Welcome to The Times in Plain English   Click to listen highlighted text! Welcome to The Times in Plain English

Workers Want Pay While Coming to, Leaving Work

October 12, 2014
Plain English Version

facebook busEmployees driving buses at big hi-tech firms are waiting long hours between shifts. They are not paid for the waiting time. Employees at other companies are waiting in lines to go through security screening. They also do not get paid for the screening time.

Facebook bus drivers shuttle highly paid workers to the company. One driver complained that the wages were not the big problem. His schedule is the problem. He starts work at 6:10 am. He drives Facebook employees to the company in Menlo Park, CA. He finishes the shift at 11:10 a.m. He starts work again at 5:15 p.m. and finishes the day at 9:45 pm.

This means he has a six-hour “split” between his two shifts. It is a burden to have to drive to work, drive back home, and then back to work again during this short period of time.

The driver says, “I would like to have a union come in to see if they can do something about the six-hour split.”

A Facebook bus company president said the wages were good. The workers also get health and dental insurance and other benefits such as vacations and sick leave. He does not think a union will help the workers. Nobody, he says, knows how to solve the problem of split shifts.

Unions say wages are a problem. Companies try to outbid one another for jobs by lowering the pay of workers. The Teamsters Union Local 853 is will seek an election. The Union believes Facebook drivers want union representation.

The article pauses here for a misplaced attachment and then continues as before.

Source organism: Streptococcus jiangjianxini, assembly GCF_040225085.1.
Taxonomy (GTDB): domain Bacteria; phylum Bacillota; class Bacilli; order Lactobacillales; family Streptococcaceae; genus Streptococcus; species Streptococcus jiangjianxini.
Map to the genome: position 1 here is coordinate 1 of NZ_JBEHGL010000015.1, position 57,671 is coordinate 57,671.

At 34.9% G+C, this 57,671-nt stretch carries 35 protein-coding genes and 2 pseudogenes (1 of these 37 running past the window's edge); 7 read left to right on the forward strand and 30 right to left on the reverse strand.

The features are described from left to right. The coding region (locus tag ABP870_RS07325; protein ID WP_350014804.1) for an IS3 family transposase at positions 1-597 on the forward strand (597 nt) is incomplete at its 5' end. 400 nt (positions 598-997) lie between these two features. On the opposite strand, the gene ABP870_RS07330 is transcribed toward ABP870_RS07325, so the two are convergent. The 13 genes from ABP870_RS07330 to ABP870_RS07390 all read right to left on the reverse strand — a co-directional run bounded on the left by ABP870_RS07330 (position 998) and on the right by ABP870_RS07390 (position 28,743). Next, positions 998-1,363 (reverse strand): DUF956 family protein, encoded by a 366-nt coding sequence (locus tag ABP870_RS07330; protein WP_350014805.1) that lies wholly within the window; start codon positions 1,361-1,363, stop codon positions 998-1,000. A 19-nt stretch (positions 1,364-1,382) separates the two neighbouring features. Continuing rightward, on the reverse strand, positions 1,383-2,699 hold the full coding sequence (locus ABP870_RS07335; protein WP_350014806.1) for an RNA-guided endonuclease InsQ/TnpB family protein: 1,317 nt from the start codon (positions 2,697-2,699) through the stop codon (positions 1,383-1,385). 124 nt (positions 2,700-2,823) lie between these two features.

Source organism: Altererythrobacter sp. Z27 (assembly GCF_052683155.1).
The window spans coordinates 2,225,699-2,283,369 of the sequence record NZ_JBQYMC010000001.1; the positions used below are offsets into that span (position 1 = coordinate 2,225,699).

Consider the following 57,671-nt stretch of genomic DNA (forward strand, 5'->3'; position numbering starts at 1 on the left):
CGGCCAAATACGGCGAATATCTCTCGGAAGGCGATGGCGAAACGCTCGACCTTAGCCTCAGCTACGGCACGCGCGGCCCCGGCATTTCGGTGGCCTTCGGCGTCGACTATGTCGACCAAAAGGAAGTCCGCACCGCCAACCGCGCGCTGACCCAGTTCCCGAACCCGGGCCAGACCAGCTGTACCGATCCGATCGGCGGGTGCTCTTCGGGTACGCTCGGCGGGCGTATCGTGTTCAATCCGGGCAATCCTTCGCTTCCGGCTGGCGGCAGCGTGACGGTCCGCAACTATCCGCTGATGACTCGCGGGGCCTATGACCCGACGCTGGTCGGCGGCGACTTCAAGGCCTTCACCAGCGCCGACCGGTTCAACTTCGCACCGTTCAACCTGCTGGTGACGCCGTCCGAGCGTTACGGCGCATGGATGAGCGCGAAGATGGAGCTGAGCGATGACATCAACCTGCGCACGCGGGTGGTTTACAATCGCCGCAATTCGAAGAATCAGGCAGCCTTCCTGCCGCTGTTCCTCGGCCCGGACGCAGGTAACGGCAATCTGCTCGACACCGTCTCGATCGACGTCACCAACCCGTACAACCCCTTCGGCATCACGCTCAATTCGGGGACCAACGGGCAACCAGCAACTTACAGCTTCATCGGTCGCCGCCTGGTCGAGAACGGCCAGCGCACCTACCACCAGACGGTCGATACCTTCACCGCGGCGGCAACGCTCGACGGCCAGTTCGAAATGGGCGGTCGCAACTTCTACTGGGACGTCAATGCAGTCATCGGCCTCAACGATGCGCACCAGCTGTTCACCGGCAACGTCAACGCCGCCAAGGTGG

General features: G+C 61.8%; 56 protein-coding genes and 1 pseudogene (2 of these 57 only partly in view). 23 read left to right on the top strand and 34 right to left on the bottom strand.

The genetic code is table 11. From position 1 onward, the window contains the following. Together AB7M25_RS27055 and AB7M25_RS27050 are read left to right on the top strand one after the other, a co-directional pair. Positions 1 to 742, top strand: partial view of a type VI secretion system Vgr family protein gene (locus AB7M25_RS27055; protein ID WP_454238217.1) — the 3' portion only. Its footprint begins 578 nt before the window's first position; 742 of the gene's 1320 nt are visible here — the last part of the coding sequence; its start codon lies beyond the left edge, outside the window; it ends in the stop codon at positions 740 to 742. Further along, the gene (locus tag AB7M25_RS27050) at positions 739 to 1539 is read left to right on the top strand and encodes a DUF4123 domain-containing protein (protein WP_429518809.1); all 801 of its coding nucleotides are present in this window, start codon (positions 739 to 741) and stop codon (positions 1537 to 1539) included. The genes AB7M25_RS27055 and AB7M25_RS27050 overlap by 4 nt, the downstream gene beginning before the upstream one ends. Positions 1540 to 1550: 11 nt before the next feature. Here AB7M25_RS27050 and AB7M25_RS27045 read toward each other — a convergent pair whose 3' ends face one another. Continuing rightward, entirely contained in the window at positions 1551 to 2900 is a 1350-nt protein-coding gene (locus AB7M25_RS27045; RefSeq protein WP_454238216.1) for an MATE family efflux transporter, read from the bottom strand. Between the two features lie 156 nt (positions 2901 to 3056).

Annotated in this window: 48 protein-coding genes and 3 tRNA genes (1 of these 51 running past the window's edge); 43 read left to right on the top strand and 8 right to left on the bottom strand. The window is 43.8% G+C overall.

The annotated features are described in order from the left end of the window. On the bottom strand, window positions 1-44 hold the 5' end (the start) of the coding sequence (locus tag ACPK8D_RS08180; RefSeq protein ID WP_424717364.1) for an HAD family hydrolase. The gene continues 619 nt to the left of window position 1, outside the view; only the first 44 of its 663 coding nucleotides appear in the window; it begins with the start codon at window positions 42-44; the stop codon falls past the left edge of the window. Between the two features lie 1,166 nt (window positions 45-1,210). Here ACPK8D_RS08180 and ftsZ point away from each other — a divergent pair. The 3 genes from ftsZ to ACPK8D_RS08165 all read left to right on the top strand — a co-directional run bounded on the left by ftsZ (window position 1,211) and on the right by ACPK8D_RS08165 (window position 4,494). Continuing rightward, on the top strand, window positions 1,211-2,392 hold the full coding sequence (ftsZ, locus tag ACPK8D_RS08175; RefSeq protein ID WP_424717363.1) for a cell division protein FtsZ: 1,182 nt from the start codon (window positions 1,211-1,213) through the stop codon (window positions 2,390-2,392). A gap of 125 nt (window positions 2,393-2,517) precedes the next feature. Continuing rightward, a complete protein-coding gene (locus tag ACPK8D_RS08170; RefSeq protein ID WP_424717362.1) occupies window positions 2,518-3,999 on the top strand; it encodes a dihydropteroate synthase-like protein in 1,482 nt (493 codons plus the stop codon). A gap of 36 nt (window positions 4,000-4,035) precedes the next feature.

Facebook said it is up to the bus companies to solve the problem.

There is a different problem at Amazon. Workers must go through aAmazon warehouse - Milton Keynes security screening when they leave work. The reason is to make sure they have not stolen anything. The screening may take up to 25 minutes. The hourly workers want to be paid for the screening time.

A class-action suit has been filed. The legal issues are very technical. Companies say activities that happen before or after actual work do not have to be compensated.

Plaintiffs say that since the company orders them to go through the screens, workers should be paid for their time.

The U.S. Supreme Court will hear the Amazon case this week.

Sources: The New York Times October 5, 2014, The New York Times  October 3, 2014

Print Friendly
Share

In Brief

Slow Down on that Heartburn Drug

A new study adds to the findings that taking heartburn drugs creates risks.

The study says that some drugs can lead to a heart...

New Ways to Think About Treating ADHD

New studies show many people with ADHD are drawn to new and exciting experiences. They can be very impatient and restless with routine activities.

This...

Sepsis: A Killer You Want to Know More About

Sepsis is not a disease like cancer. It is a reaction your body may have when it fights infection. A doctor explained, “Your body...

Freezing, Thawing, Refreezing: What are the Rules?

You can save yourself a lot of trouble and possible illness. Follow these rules.

Archives

Dictionary
  • dictionary
  • English Dictionary

Double click on any word on the page or type a word:

Powered by DictionaryBox.com
Click to listen highlighted text!